Within the circular economy, the increasing complexity of the quickly rising amount of waste electrical and electronic equipment (WEEE) creates quite a few opportunities, but also challenges for reuse, repair and recycling centres. From an environmental point of view, it is very important to improve materials recycling and to extend the lifecycle of products.
An often observed obstacle in the extension of the product lifecycle through repair and reuse is that the product information, e.g. details on the product lifecycle, is gradually lost. This hampers sustainability. Recent innovative technological developments, such as smart vision systems and the Internet of Things (IoT), can offer a solution to these challenges. The partners of the SmartRE project will experiment and demonstrate how these technologies can be used for reuse, repair and recycling, and spread information on the matter. For example, the project will demonstrate how waste electrical and electronic equipment (WEEE) can be identified with a camera, and how relevant know-how can be stored and shared. That will allow for generic and product-specific information to be made available for common white goods and electronic products. This is generally referred to as ‘digital twinning’, which is considered a major technological driver for circular innovation within industry 4.0.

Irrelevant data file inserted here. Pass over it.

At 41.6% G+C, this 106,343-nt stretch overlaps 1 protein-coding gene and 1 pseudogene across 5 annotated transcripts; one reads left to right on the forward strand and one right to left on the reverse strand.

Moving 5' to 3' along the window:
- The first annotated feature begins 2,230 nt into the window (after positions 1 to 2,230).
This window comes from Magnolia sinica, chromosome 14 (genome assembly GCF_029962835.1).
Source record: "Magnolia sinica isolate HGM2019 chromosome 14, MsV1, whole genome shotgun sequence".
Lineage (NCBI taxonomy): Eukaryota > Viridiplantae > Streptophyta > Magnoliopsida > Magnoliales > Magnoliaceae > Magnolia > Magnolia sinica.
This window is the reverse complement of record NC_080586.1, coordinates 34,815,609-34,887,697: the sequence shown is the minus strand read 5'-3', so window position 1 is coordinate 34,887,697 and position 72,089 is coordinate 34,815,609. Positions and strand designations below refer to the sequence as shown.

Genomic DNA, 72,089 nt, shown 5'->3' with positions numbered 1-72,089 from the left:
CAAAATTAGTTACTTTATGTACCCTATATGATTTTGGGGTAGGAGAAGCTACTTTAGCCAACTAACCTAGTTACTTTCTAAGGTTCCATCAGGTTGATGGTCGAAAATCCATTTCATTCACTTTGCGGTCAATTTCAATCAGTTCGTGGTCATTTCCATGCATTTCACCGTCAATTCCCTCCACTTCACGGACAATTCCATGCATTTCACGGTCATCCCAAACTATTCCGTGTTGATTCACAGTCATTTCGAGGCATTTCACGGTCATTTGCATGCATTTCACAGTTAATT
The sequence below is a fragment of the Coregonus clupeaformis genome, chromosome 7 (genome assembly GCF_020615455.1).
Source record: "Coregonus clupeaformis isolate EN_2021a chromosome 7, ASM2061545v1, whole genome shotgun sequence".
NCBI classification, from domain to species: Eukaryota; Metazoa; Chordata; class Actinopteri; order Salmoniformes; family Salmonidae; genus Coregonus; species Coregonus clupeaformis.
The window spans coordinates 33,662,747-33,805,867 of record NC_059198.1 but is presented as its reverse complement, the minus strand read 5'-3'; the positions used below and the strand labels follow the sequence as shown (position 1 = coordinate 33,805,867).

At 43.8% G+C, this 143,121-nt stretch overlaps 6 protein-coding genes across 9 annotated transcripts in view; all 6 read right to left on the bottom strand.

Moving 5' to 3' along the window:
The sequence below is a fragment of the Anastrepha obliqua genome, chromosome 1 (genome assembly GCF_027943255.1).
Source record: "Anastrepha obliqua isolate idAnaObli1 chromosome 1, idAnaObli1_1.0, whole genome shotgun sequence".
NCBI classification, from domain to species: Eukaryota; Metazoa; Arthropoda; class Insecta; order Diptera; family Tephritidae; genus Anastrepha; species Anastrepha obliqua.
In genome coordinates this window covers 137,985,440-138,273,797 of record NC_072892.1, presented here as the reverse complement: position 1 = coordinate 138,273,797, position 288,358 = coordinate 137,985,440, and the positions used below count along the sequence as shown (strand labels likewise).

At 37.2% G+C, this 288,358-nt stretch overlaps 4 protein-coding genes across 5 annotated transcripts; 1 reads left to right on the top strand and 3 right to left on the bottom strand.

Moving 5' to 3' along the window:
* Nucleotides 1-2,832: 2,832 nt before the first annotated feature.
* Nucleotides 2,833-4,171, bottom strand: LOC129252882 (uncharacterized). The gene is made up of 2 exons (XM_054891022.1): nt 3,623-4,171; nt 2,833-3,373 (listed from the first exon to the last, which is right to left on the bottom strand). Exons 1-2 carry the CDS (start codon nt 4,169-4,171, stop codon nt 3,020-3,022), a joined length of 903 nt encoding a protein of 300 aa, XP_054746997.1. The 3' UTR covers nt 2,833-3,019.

The second-hand shop shops Kringwinkel Televil specialise in the reuse and repair of white goods, such as washing machines and fridges. Within the SmartRe project, the participating second-hand shops will experiment with and demonstrate the tools developed for the repair and reuse of ICT materials and white goods. For these second-hand shops, the added value of the project lies in:
Better documenting of knowledge and experience. This will maintain jobs that would otherwise be at risk of disappearing when operators need more knowledge and experience for the repair of increasingly complex products, consequently pushing up costs.
Better access to WEEE, 10% for reuse and/or repair through better cooperation with recycling companies.
Better availability of more targeted instructions for reuse and repair, as well as cheaper parts for repairs will allow for an additional 5% of products being reused and repaired.
It is expected that automatic creation of product information sheets and simplified administration will result in a 5% higher turnover.
KU Leuven (vertegenwoordigd door KU Leuven Research & Development en optredend voor Sustainable Engineering Research group)